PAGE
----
Oct. 23 (Bloomberg) -- French industrial confidence fell to the lowest in more than three years as a lack of economic growth in euro-area countries weighed on exports and looming tax increases damped domestic demand.
Sentiment among factory executives declined to 85 in October, the lowest since August 2009, from 90 last month, national statistics office Insee in Paris said in a statement today. Economists had expected a reading of 90, according to the median of 15 forecasts gathered by Bloomberg News.
Germany, Europe’s largest economy and France’s biggest trading partner, may shrink in the current quarter, the Bundesbank said yesterday as at least five other euro-area economies remained mired in recession. The International Monetary Fund cut its world growth forecast this month and said there is an “alarmingly high” risk of a steeper slowdown.
“Globally the situation is not good and it’s getting worse in France’s main trading partners,” said Dominique Barbet, an economist at BNP Paribas in Paris. “At the same time you have fiscal tightening in France. This is not the time to invest.”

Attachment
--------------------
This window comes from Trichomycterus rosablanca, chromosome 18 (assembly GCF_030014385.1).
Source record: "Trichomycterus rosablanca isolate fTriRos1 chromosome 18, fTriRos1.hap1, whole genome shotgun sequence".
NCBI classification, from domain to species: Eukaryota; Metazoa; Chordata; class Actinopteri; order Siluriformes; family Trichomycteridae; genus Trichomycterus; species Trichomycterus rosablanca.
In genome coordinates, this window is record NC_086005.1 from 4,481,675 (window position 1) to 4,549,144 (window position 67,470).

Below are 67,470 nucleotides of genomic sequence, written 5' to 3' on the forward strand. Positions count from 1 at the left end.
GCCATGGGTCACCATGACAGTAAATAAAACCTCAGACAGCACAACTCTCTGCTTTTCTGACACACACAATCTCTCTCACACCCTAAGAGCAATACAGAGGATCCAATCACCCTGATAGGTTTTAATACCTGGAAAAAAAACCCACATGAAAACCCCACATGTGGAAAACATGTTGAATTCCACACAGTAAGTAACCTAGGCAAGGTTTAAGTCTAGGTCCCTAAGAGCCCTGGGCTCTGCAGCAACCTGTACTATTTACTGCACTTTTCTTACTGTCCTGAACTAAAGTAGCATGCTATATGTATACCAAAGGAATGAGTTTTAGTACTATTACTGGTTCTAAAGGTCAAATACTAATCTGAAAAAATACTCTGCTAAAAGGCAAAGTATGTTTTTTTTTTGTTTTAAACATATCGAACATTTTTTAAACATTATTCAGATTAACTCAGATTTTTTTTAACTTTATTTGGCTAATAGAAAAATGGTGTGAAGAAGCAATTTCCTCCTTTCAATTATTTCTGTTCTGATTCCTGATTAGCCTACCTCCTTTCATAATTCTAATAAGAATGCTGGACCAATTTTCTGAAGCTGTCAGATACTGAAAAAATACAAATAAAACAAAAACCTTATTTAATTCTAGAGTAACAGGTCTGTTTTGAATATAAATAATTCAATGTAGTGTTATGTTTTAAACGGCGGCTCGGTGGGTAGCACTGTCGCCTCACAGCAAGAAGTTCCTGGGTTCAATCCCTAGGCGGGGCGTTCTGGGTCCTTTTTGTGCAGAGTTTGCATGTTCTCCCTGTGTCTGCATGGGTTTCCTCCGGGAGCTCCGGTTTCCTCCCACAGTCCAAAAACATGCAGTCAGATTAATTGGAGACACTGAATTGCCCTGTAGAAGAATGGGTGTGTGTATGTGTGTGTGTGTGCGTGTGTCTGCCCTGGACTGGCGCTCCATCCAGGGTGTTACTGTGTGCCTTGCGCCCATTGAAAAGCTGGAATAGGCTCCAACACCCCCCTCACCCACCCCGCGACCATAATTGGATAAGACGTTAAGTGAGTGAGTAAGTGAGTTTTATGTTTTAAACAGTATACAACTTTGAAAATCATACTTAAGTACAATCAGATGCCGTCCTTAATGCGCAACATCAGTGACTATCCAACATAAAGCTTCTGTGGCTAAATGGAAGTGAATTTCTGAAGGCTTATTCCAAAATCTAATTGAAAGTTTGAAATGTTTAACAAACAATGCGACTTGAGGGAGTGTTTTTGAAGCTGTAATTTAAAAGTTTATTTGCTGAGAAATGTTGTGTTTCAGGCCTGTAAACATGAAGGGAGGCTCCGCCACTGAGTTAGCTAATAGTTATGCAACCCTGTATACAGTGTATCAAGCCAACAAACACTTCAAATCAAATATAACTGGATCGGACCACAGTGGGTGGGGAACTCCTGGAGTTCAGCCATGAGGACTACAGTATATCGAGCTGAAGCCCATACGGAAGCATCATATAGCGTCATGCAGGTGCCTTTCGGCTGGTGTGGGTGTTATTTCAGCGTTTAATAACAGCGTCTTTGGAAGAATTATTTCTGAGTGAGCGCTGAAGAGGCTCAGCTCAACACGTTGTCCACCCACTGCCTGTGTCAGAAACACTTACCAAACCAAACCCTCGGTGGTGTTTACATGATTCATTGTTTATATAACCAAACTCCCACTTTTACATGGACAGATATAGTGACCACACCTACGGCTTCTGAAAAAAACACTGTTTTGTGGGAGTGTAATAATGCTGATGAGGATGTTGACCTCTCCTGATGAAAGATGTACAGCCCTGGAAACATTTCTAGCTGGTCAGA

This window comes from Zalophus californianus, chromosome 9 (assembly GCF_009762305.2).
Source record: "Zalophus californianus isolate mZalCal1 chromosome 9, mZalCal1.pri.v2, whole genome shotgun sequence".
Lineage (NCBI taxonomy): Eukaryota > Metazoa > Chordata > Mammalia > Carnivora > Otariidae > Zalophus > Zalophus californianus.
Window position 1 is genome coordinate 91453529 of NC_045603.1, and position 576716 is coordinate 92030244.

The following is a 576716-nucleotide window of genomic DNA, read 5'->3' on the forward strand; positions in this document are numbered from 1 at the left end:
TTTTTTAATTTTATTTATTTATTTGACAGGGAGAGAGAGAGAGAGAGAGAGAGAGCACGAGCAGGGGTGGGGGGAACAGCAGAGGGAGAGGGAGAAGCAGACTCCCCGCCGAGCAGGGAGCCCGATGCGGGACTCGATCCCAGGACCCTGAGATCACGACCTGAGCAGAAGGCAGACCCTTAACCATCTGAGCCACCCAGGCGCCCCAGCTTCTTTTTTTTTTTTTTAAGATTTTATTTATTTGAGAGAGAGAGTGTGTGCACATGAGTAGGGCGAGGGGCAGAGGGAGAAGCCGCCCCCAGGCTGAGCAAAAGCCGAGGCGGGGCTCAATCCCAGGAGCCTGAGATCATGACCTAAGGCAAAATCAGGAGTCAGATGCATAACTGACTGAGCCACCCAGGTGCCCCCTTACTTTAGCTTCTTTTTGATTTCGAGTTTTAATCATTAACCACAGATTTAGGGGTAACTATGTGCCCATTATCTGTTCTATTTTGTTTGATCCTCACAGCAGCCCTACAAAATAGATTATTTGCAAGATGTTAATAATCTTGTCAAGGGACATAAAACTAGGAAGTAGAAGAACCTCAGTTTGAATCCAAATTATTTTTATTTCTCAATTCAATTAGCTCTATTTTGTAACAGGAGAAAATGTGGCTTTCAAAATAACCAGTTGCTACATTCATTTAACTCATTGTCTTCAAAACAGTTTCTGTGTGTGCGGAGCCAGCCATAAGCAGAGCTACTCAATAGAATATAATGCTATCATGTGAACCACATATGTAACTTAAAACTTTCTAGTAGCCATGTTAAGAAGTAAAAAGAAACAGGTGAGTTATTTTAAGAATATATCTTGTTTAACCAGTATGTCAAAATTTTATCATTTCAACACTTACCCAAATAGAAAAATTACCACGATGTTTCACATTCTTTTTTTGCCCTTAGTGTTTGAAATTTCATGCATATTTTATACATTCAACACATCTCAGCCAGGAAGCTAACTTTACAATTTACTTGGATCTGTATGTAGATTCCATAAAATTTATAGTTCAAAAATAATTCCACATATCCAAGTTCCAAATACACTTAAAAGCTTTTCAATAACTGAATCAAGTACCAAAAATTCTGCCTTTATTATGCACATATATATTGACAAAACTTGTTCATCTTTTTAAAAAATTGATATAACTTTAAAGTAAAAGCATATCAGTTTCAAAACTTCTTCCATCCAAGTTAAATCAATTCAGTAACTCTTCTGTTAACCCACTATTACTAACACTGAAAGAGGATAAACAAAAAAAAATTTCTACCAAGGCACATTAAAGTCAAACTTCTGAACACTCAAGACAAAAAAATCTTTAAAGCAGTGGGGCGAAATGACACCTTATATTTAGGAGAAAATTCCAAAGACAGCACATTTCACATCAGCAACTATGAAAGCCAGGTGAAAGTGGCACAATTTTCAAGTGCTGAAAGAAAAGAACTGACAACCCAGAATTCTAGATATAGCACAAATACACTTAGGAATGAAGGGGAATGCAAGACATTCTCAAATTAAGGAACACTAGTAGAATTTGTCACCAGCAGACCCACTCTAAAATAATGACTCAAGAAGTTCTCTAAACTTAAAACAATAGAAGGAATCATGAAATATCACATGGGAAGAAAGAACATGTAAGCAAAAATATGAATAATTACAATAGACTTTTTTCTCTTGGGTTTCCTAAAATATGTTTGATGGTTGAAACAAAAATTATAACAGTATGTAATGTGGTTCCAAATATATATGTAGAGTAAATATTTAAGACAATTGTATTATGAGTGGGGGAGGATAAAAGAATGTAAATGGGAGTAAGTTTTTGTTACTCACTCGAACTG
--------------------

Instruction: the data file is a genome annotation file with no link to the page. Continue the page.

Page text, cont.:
The French economy has failed to expand for the past three quarters and Insee predicts no growth in the second half of 2012. Having promised to cut the deficit to 3 percent of gross domestic product next year, President Francois Hollande’s government is planning to raise corporate taxes by 10 billion euros ($13 billion) in 2013.
Hollande, who was elected on an anti-austerity platform, is banking on higher taxes for two-thirds of the 30 billion euros he needs to raise to meet his budget-deficit target for next year and avoid the soaring borrowing costs in countries such as Spain and Italy. His government is trimming tax relief on interest charges and raising corporate taxes in addition to increased levies on top earners.
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